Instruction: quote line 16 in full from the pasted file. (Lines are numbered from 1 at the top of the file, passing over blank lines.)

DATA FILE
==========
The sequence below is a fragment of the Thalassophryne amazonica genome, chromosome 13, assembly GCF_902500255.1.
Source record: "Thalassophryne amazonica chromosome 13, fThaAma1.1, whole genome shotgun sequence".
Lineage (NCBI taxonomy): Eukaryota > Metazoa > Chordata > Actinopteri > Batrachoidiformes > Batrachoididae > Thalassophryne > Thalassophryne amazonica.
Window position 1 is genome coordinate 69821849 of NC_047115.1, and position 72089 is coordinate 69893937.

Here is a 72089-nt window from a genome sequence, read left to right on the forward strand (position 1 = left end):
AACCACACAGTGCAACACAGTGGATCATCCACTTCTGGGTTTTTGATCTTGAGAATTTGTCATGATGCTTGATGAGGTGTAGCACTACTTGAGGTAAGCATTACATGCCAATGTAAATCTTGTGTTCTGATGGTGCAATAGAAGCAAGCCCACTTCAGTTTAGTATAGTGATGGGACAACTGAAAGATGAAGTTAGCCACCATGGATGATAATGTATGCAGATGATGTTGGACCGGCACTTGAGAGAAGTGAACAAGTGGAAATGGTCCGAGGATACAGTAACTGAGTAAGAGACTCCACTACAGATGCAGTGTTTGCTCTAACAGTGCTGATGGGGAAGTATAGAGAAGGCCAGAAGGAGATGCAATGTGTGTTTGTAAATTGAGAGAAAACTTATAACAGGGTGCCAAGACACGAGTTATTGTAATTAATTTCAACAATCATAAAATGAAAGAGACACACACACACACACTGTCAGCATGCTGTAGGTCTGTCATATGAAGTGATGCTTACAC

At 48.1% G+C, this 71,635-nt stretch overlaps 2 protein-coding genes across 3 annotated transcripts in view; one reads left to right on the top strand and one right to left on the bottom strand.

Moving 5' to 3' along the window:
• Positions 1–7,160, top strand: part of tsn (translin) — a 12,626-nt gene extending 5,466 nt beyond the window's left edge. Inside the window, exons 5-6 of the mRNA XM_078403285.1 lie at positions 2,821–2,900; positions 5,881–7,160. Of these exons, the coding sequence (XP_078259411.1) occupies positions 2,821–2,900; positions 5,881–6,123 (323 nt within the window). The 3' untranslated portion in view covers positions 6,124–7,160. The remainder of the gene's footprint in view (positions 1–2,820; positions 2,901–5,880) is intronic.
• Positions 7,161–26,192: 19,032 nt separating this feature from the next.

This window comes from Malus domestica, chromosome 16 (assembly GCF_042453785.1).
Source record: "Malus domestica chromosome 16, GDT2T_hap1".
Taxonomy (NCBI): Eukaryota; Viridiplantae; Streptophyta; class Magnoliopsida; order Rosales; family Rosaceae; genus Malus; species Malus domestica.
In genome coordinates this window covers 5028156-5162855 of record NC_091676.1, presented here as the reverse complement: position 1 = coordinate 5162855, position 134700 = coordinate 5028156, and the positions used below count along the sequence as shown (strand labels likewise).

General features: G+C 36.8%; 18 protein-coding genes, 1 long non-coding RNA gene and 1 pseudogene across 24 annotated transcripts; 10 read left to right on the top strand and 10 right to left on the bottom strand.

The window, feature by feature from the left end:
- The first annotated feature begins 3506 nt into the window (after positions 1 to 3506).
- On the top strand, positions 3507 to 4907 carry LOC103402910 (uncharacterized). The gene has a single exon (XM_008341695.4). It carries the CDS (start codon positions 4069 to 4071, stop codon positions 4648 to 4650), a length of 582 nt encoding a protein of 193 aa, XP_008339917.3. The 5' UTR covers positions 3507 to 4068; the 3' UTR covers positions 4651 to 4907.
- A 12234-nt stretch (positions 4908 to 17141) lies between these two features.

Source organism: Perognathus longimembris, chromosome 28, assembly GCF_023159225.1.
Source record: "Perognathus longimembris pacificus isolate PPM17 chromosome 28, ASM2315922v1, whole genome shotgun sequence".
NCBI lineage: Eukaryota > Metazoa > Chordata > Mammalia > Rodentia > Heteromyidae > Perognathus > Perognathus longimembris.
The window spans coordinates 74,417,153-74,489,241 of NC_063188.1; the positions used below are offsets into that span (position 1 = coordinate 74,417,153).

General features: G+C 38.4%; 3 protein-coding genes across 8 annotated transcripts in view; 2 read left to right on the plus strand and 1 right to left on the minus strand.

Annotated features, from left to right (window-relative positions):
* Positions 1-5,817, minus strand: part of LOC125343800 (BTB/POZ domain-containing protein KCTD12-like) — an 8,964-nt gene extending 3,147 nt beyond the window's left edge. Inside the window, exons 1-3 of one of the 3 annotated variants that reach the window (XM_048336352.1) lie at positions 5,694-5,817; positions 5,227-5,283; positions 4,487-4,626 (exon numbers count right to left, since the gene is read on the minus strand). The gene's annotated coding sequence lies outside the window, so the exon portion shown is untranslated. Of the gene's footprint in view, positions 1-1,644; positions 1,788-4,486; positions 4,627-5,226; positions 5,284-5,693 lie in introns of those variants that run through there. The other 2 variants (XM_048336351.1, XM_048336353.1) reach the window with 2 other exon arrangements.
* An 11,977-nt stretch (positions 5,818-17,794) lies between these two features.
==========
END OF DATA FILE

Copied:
The window, feature by feature from the left end: